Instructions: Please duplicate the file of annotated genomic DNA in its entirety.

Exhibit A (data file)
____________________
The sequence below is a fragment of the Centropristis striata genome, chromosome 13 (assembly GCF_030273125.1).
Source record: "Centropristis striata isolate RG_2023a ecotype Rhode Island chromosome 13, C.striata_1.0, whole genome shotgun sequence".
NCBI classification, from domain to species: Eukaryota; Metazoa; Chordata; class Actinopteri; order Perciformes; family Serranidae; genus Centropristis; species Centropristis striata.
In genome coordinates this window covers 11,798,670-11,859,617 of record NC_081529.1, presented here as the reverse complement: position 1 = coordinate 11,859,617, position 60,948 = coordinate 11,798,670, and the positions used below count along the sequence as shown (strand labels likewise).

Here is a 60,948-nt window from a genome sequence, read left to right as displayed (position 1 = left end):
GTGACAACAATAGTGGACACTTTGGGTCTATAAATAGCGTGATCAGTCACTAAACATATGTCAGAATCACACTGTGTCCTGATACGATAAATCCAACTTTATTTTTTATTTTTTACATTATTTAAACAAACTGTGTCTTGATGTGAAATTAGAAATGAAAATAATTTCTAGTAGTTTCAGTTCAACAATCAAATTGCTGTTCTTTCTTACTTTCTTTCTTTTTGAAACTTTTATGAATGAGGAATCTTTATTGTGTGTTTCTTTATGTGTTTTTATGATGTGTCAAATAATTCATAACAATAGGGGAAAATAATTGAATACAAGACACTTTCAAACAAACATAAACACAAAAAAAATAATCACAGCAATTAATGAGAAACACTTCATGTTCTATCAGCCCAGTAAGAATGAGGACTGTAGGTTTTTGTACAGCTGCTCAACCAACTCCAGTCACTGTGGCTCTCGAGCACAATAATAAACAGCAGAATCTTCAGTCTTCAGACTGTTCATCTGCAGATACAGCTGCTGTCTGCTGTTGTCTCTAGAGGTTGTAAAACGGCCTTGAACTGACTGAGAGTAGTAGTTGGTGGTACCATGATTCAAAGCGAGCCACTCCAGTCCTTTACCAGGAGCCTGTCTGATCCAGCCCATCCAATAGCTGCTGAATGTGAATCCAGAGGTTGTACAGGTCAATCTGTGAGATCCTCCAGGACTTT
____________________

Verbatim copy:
The sequence below is a fragment of the Centropristis striata genome, chromosome 13 (assembly GCF_030273125.1).
Source record: "Centropristis striata isolate RG_2023a ecotype Rhode Island chromosome 13, C.striata_1.0, whole genome shotgun sequence".
NCBI classification, from domain to species: Eukaryota; Metazoa; Chordata; class Actinopteri; order Perciformes; family Serranidae; genus Centropristis; species Centropristis striata.
In genome coordinates this window covers 11,798,670-11,859,617 of record NC_081529.1, presented here as the reverse complement: position 1 = coordinate 11,859,617, position 60,948 = coordinate 11,798,670, and the positions used below count along the sequence as shown (strand labels likewise).

Here is a 60,948-nt window from a genome sequence, read left to right as displayed (position 1 = left end):
GTGACAACAATAGTGGACACTTTGGGTCTATAAATAGCGTGATCAGTCACTAAACATATGTCAGAATCACACTGTGTCCTGATACGATAAATCCAACTTTATTTTTTATTTTTTACATTATTTAAACAAACTGTGTCTTGATGTGAAATTAGAAATGAAAATAATTTCTAGTAGTTTCAGTTCAACAATCAAATTGCTGTTCTTTCTTACTTTCTTTCTTTTTGAAACTTTTATGAATGAGGAATCTTTATTGTGTGTTTCTTTATGTGTTTTTATGATGTGTCAAATAATTCATAACAATAGGGGAAAATAATTGAATACAAGACACTTTCAAACAAACATAAACACAAAAAAAATAATCACAGCAATTAATGAGAAACACTTCATGTTCTATCAGCCCAGTAAGAATGAGGACTGTAGGTTTTTGTACAGCTGCTCAACCAACTCCAGTCACTGTGGCTCTCGAGCACAATAATAAACAGCAGAATCTTCAGTCTTCAGACTGTTCATCTGCAGATACAGCTGCTGTCTGCTGTTGTCTCTAGAGGTTGTAAAACGGCCTTGAACTGACTGAGAGTAGTAGTTGGTGGTACCATGATTCAAAGCGAGCCACTCCAGTCCTTTACCAGGAGCCTGTCTGATCCAGCCCATCCAATAGCTGCTGAATGTGAATCCAGAGGTTGTACAGGTCAATCTGTGAGATCCTCCAGGACTTT